The wildfire that forced the evacuation of Fort McMurray in the spring of 2016 had a terrible impact on the people who live there, including the employees of oil sands producers and their families. Many experienced fear, uncertainty and loss. At the same time, it was an opportunity for the community to join together with inspiring acts of heroism, and an enduring spirit of generosity, helpfulness and optimism.
In a series of videos published by CBC.ca, members of Alberta’s oil sands community share their experiences of the Fort McMurray wildfire, and what they did to help out.
The former hockey enforcer has had many battles, but the Fort McMurray wildfire is something Mel Angelstad won’t ever forget. He’s a Suncor firefighter and shares his two distinct memories of the blaze.
Among the chaos of thousands of evacuees arriving at Suncor’s Firebag oilsands facility, staff try their best to care for those fleeing the wildfire.
After the 11 hour drive on the congested highway out of Fort McMurray, Jen Reid arrived at Shell’s Albian Sands oilsands mine, where she works. Although she was shaken up by the Fort McMurray wildfire evacuation, she tried to lend a hand to help other evacuees arriving at the site.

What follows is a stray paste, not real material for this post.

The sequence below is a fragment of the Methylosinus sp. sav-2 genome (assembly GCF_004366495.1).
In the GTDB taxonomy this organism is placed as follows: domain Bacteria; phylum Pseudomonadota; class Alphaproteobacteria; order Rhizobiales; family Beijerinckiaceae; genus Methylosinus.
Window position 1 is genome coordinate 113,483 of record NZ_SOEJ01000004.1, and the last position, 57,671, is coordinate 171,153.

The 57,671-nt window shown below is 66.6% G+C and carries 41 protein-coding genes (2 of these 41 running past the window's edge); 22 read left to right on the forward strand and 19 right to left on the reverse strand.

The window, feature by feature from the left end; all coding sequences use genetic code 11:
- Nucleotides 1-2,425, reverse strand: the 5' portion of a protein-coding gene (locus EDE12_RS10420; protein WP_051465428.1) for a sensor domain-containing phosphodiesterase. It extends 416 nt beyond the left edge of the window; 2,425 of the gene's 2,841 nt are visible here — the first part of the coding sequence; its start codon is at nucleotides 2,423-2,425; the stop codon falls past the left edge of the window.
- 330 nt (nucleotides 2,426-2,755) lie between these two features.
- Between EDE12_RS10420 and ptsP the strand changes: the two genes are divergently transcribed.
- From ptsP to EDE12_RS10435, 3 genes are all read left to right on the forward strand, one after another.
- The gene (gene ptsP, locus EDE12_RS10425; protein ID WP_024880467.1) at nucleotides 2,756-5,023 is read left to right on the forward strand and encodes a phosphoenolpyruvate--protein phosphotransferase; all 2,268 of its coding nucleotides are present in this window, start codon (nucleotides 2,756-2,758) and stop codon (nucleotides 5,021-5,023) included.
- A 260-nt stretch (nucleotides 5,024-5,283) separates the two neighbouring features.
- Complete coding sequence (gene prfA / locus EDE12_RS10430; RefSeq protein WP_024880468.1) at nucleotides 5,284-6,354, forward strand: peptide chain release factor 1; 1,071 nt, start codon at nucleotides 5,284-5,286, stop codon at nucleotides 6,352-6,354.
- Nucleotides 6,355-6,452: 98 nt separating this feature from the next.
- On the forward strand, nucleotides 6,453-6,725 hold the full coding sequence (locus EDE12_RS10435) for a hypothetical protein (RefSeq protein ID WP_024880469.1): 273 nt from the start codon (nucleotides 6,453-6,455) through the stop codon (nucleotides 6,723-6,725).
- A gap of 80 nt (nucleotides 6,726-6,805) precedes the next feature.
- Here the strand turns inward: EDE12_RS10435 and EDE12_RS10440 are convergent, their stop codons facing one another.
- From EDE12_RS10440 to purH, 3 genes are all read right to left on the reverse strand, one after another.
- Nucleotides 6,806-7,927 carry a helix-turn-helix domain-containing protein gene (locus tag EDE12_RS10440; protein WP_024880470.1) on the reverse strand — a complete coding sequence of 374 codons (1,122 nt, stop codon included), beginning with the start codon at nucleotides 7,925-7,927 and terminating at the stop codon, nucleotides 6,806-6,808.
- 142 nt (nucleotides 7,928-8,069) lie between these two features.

Curtis and Mavis Ure welcomed twin boys to their family, however hours later the hospital in Fort McMurray is evacuated.
The supervisor of the aerodrome at the Suncor Firebag oilsands facility describes how his team transformed a maintenance shop into a makeshift hospital. Patients from Fort McMurray arrived by bus during the wildfire.
Grant Zellweger has several memorable stories about all the pets people brought with them to Shell Albian Sands as they fled the wildfire near Fort McMurray.
Oilsands heavy equipment operator Jodi Smith shares her memory of helping to organize flights for Fort McMurray evacuees.